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Evidence-Based Complementary and Alternative Medicine
Volume 2013 (2013), Article ID 504537, 11 pages
http://dx.doi.org/10.1155/2013/504537
Research Article

Effects of Three Types of Japanese Honey on Full-Thickness Wound in Mice

1Graduate Course of Nursing Science, Division of Health Sciences, Department of Clinical Nursing, Graduate School of Medical Science, Kanazawa University, 5-11-80 Kodatsuno, Kanazawa 920-0942, Japan
2Department of Nursing, School of Health Sciences, Kanazawa University, 5-11-80 Kodatsuno, Kanazawa 920-0942, Japan

Received 19 June 2012; Revised 11 October 2012; Accepted 23 October 2012

Academic Editor: Jenny M. Wilkinson

Copyright © 2013 Yukari Nakajima et al. This is an open access article distributed under the Creative Commons Attribution License, which permits unrestricted use, distribution, and reproduction in any medium, provided the original work is properly cited.

Abstract

Although many previous studies reported that honey promotes wound healing, no study has examined the effects of Japanese honey. The aim of this study was to investigate the effects of three types of Japanese honey, Acacia, Buckwheat flour, and Chinese milk vetch honey, on wound healing in comparison with hydrocolloid dressing. Circular full-thickness skin wounds were produced on male mice. Japanese honey or hydrocolloid dressing was applied daily to the mice for 14 days. The ratio of wound area for the hydrocolloid dressing group increased initially in the inflammatory and early proliferative phases and then decreased rapidly to heal with scarring. However, the ratios of wound area for the Japanese honey groups decreased in the inflammatory phase, increased in the proliferative phase, and decreased in the proliferative phase, and some wounds were not completely covered with new epithelium. These findings indicate that using Japanese honey alone has limited benefit, but since it reduces wound size in the inflammatory phase, it is possible to apply a combined treatment in which Japanese honey is applied only in the inflammatory phase, followed by hydrocolloid dressing from the proliferative phase, which would effectively contract the wound.

1. Introduction

Wound healing is a dynamic physiological process initiated and influenced by many factors [1]. The process can be divided into four stages: hemostasis, inflammation, proliferation (the formation of granulation, contraction, and reepithelialization), and remodeling. In hemostasis, as the blood components enter the site of injury, the platelets release essential growth factors and cytokines such as platelet-derived growth factor (PDGF) and transforming growth factor beta (TGF-β). In the inflammatory phase, neutrophils enter the wound and begin the critical task of phagocytosis to remove foreign materials, bacteria, and damaged tissue. Macrophages appear and continue the process of phagocytosis as well as releasing more PDGF and TGF-β. Once the wound site is cleaned out, fibroblasts migrate in to begin the proliferative phase and deposit new extracellular matrix. Some fibroblasts may correspond to myofibroblasts, which are distributed along the wound edge and wound bed and cooperate in wound contraction [2]. Thereafter, myofibroblasts increase in number, and collagen fibers are produced as well as myofibroblasts. The new collagen matrix then becomes cross-linked and organized during the final remodeling phase [1].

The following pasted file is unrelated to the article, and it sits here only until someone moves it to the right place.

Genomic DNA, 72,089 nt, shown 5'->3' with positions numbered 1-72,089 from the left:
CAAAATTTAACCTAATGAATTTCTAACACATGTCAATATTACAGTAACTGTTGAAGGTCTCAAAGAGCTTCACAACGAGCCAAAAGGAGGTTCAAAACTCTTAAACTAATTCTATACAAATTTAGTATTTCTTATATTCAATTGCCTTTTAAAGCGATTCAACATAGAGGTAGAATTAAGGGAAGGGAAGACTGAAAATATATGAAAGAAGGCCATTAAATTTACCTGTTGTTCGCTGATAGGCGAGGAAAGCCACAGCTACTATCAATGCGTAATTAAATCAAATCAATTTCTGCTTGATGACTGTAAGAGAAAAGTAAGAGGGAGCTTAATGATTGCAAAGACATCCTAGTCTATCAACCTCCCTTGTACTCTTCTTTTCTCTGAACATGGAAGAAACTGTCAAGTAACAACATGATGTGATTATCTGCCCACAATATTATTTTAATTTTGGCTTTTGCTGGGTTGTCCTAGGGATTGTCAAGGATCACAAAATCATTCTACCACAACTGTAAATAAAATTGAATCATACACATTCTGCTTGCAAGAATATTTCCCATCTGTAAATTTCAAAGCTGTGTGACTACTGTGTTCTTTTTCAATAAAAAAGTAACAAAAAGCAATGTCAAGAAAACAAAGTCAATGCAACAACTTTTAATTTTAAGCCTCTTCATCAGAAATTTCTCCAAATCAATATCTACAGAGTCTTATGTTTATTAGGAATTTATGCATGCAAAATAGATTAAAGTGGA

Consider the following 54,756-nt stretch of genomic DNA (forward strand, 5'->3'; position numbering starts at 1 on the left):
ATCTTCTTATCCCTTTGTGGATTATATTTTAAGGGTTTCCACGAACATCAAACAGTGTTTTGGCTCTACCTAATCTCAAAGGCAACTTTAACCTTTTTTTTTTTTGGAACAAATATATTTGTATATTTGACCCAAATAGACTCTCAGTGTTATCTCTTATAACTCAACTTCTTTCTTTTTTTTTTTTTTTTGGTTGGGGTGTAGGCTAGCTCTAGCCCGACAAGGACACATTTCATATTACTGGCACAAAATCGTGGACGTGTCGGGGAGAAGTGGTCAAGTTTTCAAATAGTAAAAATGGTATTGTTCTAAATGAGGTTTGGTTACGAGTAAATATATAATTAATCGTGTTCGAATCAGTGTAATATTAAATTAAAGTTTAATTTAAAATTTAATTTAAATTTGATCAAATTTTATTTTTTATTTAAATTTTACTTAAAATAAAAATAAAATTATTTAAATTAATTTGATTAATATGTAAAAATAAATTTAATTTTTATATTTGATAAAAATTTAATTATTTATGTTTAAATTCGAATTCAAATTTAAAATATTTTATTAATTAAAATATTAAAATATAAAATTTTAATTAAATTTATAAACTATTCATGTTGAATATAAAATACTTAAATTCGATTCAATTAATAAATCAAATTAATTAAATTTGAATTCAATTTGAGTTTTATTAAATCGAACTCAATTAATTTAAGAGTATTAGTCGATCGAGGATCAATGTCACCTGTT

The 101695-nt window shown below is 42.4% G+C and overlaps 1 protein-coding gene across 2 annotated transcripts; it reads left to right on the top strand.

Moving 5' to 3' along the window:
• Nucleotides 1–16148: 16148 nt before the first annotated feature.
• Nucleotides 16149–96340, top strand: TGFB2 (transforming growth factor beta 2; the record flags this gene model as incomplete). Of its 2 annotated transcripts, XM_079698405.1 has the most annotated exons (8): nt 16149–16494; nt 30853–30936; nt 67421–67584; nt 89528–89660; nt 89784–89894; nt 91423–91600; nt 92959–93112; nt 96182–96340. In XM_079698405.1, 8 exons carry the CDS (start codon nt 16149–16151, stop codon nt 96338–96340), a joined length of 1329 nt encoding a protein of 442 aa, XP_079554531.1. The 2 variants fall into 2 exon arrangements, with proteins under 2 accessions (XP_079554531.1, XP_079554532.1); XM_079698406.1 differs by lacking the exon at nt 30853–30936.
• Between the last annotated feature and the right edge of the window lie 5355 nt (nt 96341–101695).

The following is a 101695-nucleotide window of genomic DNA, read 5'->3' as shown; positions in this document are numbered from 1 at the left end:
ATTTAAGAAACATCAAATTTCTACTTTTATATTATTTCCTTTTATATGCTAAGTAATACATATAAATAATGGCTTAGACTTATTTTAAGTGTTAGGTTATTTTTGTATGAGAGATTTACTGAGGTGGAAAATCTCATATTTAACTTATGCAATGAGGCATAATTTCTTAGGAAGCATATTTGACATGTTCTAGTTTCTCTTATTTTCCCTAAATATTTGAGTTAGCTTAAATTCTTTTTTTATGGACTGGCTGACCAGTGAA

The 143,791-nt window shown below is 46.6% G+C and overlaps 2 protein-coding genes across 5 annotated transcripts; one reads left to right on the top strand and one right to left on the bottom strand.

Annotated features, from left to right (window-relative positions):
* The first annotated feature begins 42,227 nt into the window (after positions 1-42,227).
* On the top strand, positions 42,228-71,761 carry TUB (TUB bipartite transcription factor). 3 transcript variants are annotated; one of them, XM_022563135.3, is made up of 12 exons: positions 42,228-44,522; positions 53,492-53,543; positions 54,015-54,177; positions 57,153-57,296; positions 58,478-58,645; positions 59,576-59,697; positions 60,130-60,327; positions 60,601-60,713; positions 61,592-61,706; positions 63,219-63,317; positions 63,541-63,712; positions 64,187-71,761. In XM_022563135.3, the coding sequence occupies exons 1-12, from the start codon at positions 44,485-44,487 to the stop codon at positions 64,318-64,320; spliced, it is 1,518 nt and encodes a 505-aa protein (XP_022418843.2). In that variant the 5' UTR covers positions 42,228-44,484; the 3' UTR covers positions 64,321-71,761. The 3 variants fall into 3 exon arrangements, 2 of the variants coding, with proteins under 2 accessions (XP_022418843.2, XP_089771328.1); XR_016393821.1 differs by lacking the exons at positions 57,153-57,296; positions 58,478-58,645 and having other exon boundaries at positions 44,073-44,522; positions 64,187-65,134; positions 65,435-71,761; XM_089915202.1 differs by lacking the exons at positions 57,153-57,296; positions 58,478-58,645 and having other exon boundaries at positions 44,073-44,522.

Many studies on honey produced in countries besides Japan have been conducted, for example, Indonesia (Indonesian honey) [3], Turkey (chestnut honey, pure rhododendron honey, and pure blossom honey) [4], Malaysia (Gelam honey and Tualang honey) [58], Iran (Urmia honey) [9], Pakistan (Acacia honey) [10], and Nigeria (Jungle honey) [11]. In developing countries, honey has been used as a treatment for various wounds [12], while it is unfamiliar in Japan. Honey is reported to have a debriding effect [12, 13]; however, its mechanism of debriding action has not yet been explained [14], and it decreases infection because of its antibacterial activity: high osmotic effect, acidity, hydrogen peroxide, and phytochemical factors [15]. In addition, it also decreases inflammation [5, 16] and wound area [3, 5, 6]. The anti-inflammatory action of honey decreases edema [8] and the high osmotic pressure of honey dehydrates tissue edema [17]. Wound area reduction in the inflammatory phase results from anti-inflammatory properties [9, 12, 14] and antibacterial activity by the hydrogen peroxidase in honey [12, 18]. It also has a pH from 3 to 4, and topical acidification causes oxygen release from hemoglobin [14]; in addition, the hydrogen peroxide contained at low levels in honey also stimulates angiogenesis [5] and the growth of fibroblasts. Honey enhances wound contraction by stimulating fibroblasts, myofibroblasts, and collagen deposition by providing a source of energy, namely, sugar [3, 7, 19]. Moreover, it promotes reepithelialization [4]. Acceleration of reepithelialization results from its high osmotic pressure, which dehydrates tissue edema and holds the wound edges together [17], and by the presence of hydrogen peroxide, which stimulates the growth of epithelial cells [10]. Therefore, honey has positive effects on the wound healing process.